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Thinking the unthinkable

Rarely has a Pulse survey attracted such widespread coverage – and rarely has it prompted such intense debate.

In a story we published yesterday, we reported that in a poll of some 440 GPs, 51% said they would support charging a small fee for GP appointments. Some 36% said they would not support charging, with the rest ‘don’t knows’.

It was a striking finding – not least because in a similar poll we conducted last September, only 34% of GPs said they would support charging – and it’s been covered widely in the national press today, on the front page of the Daily Express and ‘I’, and in the Guardian, Independent and the Times among others.

Much of the reaction has been very hostile, as you would expect. Any suggestion that patients could be charged for access to the NHS is a hugely controversial one; any suggestion that it could be GPs who do the charging doubly so. Many have been disbelieving that so many GPs could support such an idea, and there have been the usual misguided attacks on ‘greedy GPs’ as a result.

Yet read the comments from those who responded to our survey – or indeed the comments that have been left since we published the story – and it is clear that many grassroots GPs do believe that it may now be time to introduce a charge. Not to make money or unfairly penalise patients, simply to help manage demand and help general practice cope with an unsustainable workload.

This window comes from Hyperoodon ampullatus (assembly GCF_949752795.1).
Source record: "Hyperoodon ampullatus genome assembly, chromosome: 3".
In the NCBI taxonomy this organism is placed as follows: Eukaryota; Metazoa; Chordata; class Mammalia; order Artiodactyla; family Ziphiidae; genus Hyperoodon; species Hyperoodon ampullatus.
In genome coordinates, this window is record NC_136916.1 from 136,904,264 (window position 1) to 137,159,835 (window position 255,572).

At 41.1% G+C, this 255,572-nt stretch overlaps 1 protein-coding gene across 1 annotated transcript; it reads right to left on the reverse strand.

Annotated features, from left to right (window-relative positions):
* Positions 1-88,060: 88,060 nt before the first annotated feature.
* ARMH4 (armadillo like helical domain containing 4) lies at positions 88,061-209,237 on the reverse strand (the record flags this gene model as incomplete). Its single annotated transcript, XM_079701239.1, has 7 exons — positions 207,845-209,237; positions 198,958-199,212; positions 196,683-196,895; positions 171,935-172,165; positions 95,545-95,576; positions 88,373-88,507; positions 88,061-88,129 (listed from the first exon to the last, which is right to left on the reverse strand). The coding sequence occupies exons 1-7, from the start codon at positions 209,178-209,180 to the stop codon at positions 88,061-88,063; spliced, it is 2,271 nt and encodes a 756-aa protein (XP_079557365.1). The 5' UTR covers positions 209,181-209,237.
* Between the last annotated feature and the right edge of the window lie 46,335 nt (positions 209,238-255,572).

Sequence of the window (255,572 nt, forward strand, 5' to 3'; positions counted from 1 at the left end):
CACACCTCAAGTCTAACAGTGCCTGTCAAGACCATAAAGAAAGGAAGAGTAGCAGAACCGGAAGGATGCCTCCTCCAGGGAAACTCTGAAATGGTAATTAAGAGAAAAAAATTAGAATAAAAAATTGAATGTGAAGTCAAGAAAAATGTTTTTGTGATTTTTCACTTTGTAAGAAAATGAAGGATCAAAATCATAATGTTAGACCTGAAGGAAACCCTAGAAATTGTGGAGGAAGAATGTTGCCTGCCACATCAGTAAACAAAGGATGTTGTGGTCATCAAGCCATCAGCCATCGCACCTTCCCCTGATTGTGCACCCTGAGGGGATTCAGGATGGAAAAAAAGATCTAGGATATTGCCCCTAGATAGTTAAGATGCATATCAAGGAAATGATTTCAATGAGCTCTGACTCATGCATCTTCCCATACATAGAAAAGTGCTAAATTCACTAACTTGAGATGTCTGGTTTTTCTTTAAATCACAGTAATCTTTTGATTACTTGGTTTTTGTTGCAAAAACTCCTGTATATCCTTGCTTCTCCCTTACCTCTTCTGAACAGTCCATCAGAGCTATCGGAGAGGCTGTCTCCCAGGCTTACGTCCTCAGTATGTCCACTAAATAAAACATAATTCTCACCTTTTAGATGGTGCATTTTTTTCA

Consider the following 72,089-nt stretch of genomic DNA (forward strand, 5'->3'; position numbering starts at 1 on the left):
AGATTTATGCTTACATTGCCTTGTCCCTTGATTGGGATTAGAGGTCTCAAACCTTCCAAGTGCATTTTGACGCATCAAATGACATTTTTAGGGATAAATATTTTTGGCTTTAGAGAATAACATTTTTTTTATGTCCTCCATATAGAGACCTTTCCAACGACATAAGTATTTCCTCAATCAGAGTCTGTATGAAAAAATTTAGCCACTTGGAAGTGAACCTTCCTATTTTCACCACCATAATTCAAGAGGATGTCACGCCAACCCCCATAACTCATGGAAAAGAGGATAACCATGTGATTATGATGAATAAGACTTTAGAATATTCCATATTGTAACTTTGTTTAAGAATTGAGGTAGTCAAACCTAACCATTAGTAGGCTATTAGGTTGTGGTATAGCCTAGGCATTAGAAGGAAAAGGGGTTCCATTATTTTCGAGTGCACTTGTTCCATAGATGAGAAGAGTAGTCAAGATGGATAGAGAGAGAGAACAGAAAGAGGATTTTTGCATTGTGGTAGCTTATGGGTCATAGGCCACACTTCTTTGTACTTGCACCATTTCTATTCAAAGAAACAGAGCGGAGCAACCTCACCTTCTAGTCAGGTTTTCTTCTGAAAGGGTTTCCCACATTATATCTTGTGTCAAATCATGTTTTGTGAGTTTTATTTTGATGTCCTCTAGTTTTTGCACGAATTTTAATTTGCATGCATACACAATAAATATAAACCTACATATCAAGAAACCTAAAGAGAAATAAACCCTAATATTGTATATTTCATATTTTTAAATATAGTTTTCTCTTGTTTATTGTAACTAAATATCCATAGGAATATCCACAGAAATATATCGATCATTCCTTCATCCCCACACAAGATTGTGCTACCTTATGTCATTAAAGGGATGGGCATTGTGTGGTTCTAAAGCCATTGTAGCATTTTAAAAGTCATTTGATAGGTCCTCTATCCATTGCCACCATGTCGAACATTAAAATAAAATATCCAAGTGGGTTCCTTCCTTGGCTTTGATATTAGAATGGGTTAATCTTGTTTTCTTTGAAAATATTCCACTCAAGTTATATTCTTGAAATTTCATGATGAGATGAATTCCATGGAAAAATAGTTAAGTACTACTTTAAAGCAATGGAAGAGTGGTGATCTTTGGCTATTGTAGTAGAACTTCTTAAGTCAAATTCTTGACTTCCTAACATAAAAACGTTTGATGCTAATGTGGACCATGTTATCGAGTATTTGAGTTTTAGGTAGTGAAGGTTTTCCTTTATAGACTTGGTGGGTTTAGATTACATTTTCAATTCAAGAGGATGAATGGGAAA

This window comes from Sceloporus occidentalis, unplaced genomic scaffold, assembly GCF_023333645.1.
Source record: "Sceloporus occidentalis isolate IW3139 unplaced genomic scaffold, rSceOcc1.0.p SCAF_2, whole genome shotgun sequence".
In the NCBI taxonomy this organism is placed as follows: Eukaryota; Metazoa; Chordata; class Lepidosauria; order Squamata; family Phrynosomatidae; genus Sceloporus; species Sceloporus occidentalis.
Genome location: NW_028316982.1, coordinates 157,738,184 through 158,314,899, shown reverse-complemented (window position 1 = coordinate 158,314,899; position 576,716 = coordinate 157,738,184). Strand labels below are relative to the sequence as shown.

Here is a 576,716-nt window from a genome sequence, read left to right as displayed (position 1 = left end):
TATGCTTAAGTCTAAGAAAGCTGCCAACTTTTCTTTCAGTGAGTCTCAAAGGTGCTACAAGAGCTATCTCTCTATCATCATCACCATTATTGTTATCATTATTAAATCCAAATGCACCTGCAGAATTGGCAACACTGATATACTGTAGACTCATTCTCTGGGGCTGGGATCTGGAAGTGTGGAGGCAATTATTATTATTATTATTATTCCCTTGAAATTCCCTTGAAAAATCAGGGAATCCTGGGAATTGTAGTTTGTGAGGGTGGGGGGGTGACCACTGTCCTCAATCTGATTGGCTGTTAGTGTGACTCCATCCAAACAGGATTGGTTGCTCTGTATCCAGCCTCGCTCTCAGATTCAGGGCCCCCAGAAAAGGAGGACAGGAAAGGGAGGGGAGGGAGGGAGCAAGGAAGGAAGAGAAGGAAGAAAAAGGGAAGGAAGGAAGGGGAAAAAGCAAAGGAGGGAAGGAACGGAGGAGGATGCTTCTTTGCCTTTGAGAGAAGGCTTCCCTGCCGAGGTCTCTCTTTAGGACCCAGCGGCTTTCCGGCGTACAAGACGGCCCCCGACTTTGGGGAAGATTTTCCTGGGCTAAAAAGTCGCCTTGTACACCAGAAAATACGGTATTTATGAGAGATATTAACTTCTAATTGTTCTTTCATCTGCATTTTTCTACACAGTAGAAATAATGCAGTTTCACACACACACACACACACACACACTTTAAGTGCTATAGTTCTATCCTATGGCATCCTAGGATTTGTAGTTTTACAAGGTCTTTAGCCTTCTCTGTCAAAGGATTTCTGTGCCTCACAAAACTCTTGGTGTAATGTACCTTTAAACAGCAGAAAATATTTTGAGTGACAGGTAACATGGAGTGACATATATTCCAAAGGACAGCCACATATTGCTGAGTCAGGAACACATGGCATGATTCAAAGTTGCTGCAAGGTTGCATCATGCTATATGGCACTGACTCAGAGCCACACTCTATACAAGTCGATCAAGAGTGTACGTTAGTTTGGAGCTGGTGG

Peverley – our award-winning columnist, and the weary voice of a profession if ever there was one – put the case eloquently but robustly in a piece he wrote this time last year: ‘Free at the point of abuse

This profession deeply depresses me at times, and it always comes back to the fact that our services are free at the point of use (or abuse, if you will).

Some 90% of my time, or rather 100% on the day of supposed industrial action, is taken up by about 5% of our patients, and there is no evidence to suggest that they are the 5% that need it most…

The patients we are actually here for cannot get easily accessible appointments because of the tedious minority who spend far too much of our time indulging their hobby of free, self-indulgent self-aggrandisement.

I honestly believe that the time for free access to medical care is over; ruined by the selfish few.

So does that mean GPs as a profession really want to charge patients? No. Many are vehemently opposed, believing that any kind of charge would irrevocably damage the doctor-patient relationship and would be the first step on a slippery slope towards privatisation.

I would also argue that no matter how they responded to the survey, the vast majority of GPs fervently believe in the principle of an NHS which is free at the point of delivery, and if they now support charges do so only with the greatest reluctance. There are all kinds of problems – practical, moral, ethical – with charging patients. Ministers have already firmly said they have no plans to do any such thing, but I’d hazard a bet that if Jeremy Hunt were to turn around tomorrow and try to introduce a charge, the profession as one would rise up in opposition.